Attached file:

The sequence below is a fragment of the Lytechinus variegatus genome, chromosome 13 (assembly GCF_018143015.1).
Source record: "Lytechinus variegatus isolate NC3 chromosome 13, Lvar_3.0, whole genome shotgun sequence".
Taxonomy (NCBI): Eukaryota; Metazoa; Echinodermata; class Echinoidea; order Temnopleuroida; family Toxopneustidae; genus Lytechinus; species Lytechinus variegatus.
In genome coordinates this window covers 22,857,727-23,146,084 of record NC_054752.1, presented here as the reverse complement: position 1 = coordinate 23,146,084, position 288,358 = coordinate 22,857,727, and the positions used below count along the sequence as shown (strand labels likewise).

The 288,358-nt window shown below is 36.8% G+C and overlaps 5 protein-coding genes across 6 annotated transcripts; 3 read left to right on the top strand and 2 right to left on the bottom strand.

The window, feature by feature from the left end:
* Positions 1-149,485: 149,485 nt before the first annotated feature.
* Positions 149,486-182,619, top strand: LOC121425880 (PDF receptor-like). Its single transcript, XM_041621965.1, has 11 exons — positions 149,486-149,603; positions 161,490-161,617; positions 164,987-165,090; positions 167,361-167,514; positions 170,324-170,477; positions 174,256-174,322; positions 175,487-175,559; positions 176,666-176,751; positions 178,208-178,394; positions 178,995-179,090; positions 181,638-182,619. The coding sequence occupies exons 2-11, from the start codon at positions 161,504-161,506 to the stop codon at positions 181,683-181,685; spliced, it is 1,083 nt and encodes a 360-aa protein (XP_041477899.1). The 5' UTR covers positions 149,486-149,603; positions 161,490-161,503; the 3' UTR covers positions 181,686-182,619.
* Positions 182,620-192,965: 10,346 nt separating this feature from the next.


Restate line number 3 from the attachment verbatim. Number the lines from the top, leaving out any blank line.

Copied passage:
Taxonomy (NCBI): Eukaryota; Metazoa; Echinodermata; class Echinoidea; order Temnopleuroida; family Toxopneustidae; genus Lytechinus; species Lytechinus variegatus.